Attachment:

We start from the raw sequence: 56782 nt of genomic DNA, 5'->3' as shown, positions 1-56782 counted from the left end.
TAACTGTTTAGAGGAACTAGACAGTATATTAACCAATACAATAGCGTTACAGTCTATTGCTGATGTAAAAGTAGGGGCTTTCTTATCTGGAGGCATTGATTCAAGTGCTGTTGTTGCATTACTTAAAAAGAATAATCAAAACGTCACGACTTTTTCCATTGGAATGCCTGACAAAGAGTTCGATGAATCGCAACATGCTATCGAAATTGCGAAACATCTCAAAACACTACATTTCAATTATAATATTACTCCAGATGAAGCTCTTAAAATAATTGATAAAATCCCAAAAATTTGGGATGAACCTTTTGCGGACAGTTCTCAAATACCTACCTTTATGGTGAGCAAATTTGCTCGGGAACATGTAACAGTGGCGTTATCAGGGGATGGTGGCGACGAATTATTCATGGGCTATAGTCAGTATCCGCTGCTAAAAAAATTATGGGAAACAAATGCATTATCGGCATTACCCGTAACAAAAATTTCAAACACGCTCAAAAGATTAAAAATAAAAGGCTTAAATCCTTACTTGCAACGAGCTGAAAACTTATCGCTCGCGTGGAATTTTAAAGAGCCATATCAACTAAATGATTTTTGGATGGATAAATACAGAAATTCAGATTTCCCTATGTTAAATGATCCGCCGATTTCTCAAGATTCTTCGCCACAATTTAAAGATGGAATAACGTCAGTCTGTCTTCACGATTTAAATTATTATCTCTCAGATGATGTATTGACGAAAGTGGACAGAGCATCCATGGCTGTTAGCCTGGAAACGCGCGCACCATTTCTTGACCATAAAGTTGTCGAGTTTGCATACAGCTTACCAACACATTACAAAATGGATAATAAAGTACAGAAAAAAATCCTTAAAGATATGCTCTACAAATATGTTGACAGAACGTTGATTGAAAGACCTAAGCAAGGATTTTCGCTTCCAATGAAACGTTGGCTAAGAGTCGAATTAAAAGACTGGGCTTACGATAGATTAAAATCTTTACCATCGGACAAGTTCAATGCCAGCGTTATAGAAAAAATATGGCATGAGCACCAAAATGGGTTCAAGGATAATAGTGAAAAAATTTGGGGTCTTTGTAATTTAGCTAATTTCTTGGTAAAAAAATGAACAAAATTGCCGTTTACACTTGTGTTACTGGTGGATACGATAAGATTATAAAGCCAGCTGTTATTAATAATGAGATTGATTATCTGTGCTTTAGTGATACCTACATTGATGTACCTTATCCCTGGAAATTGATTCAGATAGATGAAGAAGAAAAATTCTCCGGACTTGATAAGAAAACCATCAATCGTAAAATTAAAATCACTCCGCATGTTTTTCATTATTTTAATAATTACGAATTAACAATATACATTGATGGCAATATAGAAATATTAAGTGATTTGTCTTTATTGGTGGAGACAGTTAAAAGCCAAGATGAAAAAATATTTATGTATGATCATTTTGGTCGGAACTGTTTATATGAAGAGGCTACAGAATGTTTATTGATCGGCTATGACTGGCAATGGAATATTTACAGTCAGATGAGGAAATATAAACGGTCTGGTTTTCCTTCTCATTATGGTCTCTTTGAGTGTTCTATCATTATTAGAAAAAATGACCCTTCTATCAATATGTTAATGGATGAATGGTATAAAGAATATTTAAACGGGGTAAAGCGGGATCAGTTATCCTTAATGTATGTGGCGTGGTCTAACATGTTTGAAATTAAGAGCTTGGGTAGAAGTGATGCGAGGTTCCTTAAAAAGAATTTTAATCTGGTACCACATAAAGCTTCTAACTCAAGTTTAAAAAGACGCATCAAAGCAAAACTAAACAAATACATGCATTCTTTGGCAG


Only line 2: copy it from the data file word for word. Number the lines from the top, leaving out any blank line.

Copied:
TAACTGTTTAGAGGAACTAGACAGTATATTAACCAATACAATAGCGTTACAGTCTATTGCTGATGTAAAAGTAGGGGCTTTCTTATCTGGAGGCATTGATTCAAGTGCTGTTGTTGCATTACTTAAAAAGAATAATCAAAACGTCACGACTTTTTCCATTGGAATGCCTGACAAAGAGTTCGATGAATCGCAACATGCTATCGAAATTGCGAAACATCTCAAAACACTACATTTCAATTATAATATTACTCCAGATGAAGCTCTTAAAATAATTGATAAAATCCCAAAAATTTGGGATGAACCTTTTGCGGACAGTTCTCAAATACCTACCTTTATGGTGAGCAAATTTGCTCGGGAACATGTAACAGTGGCGTTATCAGGGGATGGTGGCGACGAATTATTCATGGGCTATAGTCAGTATCCGCTGCTAAAAAAATTATGGGAAACAAATGCATTATCGGCATTACCCGTAACAAAAATTTCAAACACGCTCAAAAGATTAAAAATAAAAGGCTTAAATCCTTACTTGCAACGAGCTGAAAACTTATCGCTCGCGTGGAATTTTAAAGAGCCATATCAACTAAATGATTTTTGGATGGATAAATACAGAAATTCAGATTTCCCTATGTTAAATGATCCGCCGATTTCTCAAGATTCTTCGCCACAATTTAAAGATGGAATAACGTCAGTCTGTCTTCACGATTTAAATTATTATCTCTCAGATGATGTATTGACGAAAGTGGACAGAGCATCCATGGCTGTTAGCCTGGAAACGCGCGCACCATTTCTTGACCATAAAGTTGTCGAGTTTGCATACAGCTTACCAACACATTACAAAATGGATAATAAAGTACAGAAAAAAATCCTTAAAGATATGCTCTACAAATATGTTGACAGAACGTTGATTGAAAGACCTAAGCAAGGATTTTCGCTTCCAATGAAACGTTGGCTAAGAGTCGAATTAAAAGACTGGGCTTACGATAGATTAAAATCTTTACCATCGGACAAGTTCAATGCCAGCGTTATAGAAAAAATATGGCATGAGCACCAAAATGGGTTCAAGGATAATAGTGAAAAAATTTGGGGTCTTTGTAATTTAGCTAATTTCTTGGTAAAAAAATGAACAAAATTGCCGTTTACACTTGTGTTACTGGTGGATACGATAAGATTATAAAGCCAGCTGTTATTAATAATGAGATTGATTATCTGTGCTTTAGTGATACCTACATTGATGTACCTTATCCCTGGAAATTGATTCAGATAGATGAAGAAGAAAAATTCTCCGGACTTGATAAGAAAACCATCAATCGTAAAATTAAAATCACTCCGCATGTTTTTCATTATTTTAATAATTACGAATTAACAATATACATTGATGGCAATATAGAAATATTAAGTGATTTGTCTTTATTGGTGGAGACAGTTAAAAGCCAAGATGAAAAAATATTTATGTATGATCATTTTGGTCGGAACTGTTTATATGAAGAGGCTACAGAATGTTTATTGATCGGCTATGACTGGCAATGGAATATTTACAGTCAGATGAGGAAATATAAACGGTCTGGTTTTCCTTCTCATTATGGTCTCTTTGAGTGTTCTATCATTATTAGAAAAAATGACCCTTCTATCAATATGTTAATGGATGAATGGTATAAAGAATATTTAAACGGGGTAAAGCGGGATCAGTTATCCTTAATGTATGTGGCGTGGTCTAACATGTTTGAAATTAAGAGCTTGGGTAGAAGTGATGCGAGGTTCCTTAAAAAGAATTTTAATCTGGTACCACATAAAGCTTCTAACTCAAGTTTAAAAAGACGCATCAAAGCAAAACTAAACAAATACATGCATTCTTTGGCAG